XYLØ is finally finding her voice, and there couldn’t be anything more beautiful [Interview]

Words and photography by Rachel Kupfer

Known for her honest lyricism and indie sound, Paige Duddy comes across as your everyday pop star, complete with long blonde hair, killer vocal chops and sultry Instagram selfies. In reality, she’s a boss ass bitch.

Performing under her stage name XYLØ, the 25-year-old has had a wild ride since her entrance into the entertainment scene roughly seven years ago. That was when she started collaborating with her older brother, Chase, who asked her to provide vocals for songs he was producing.

“It was just a hobby for me,” Paige told WNUR-FM in July. “I knew that I could sing, sort of.”

Then, in 2014, the pair signed on to create the music for a Kendall and Kylie Jenner clothing line commercial. Just two weeks later, the track had almost one million hits on YouTube.

Everything changed.

The duo officially became XYLØ soon after, and their debut EP, America, came out in 2016. After working with The Chainsmokers to create “Setting Fires” – which earned a platinum plaque for selling one million units – and releasing more singles here and there, it seemed like XYLØ was on the fast track to pop stardom.

But in June of 2018, the brother-sister team mutually decided to split. Paige continued her work with XYLØ and Chase moved on to pursue his own projects. Instead of backing down from the challenge of pursuing a solo career as a female musician, Paige instead found the experience empowering.

“I actually think everything happens for a reason, and I’m glad it’s working out the way it did,” she told Billboard last June. “I still just want to release music.”

XYLØ performed at Chicago’s Chop Shop July 27.

She has since cut ties with Disruptor Records, a label under Sony Music Entertainment, and moved to independent label Pretty Records. With a newfound confidence, she said the last year has allowed the XYLØ project to return to the aesthetic she had originally envisioned. While still working with her brother and a major label, she had grown tired of compromising her authenticity.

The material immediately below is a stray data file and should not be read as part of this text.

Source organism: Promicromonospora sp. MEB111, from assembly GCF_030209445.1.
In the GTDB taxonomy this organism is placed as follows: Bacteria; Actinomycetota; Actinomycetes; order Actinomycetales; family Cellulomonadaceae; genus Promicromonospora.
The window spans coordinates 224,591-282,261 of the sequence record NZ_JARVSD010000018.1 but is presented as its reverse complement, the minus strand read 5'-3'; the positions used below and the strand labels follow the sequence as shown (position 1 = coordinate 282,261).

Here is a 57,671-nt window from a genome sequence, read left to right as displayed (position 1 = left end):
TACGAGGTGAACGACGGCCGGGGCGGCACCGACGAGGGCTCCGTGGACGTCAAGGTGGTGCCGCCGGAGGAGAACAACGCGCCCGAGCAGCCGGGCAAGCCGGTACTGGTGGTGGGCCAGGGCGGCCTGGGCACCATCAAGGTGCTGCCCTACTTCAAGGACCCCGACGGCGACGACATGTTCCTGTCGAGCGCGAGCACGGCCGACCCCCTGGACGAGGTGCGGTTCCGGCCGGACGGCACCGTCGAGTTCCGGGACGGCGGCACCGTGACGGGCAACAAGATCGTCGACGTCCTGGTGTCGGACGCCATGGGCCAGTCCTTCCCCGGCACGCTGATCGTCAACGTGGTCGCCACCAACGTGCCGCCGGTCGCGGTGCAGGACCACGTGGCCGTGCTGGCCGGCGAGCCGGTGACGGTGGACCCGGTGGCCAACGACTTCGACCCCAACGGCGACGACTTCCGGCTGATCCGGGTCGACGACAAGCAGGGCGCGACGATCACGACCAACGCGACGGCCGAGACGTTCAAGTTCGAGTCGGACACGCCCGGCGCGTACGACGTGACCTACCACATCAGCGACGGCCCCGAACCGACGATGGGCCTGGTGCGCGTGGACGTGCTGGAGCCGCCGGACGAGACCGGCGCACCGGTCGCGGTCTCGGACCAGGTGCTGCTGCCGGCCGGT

“I think it’s great for a girl, doing it on your own and coming into her own. I’ve learned so much,” Paige said. “Finally, as a singer, it’s my voice and who I am.”

As for deciding definitively who she is and what she wants, Paige said she’s still in the process of figuring that all out. The experience, in fact, has provided inspiration for a lot of her music.

Paige pictured with guitarist and friend Lee Newell, who also helped produce and write every song played on tour, she said on Instagram.

After attending the Chicago stop of her first headlining tour at Chop Shop July 27, it’s obvious to me that her songs – about self-exploration, love and the angst of growing up – have touched a lot of fans. Though the small Wicker Park venue wasn’t nearly packed to capacity, members of the audience sang along word-for-word.

It was clear that fans hadn’t bought tickets that night to see any random concert. Instead, they showed up specifically for Paige, who has inspired them with her honest and soul-searching lyrics – particularly the tracks “pretty sad,” which was also the title of her first solo EP, and “the end,” from her most recent yes & no EP.

“I like to talk to a lot of the people after the shows, hearing stories and what they’re going through right now, and that ‘this song has helped me so much,’” Paige said. “That’s the whole reason I do this. It’s crazy that the stuff I write in my apartment relates to people so much.”

The crowd for XYLØ’s show was filled with dedicated fans, shedding tears and reaching out hands for the chance to grasp hold of Duddy.

With her tour reaching its conclusion earlier this month, the future is looking up for XYLØ. Grateful that she even has enough fans to do a headline tour, she told WNUR that she’s trying to enjoy every moment as much as possible.

Even so, work will soon begin on her third solo EP, with the goal being an October release date. As for her debut album, that might take a little longer. Paige wants to grow just a bit more, first.

“That album is something that’s so special to me,” Paige said. “I want my first one to be perfect.”

“The beauty of growing up is the unknown. What I like about my music, and the easiest thing to write about, is all those questions,” Paige told WNUR-FM in July.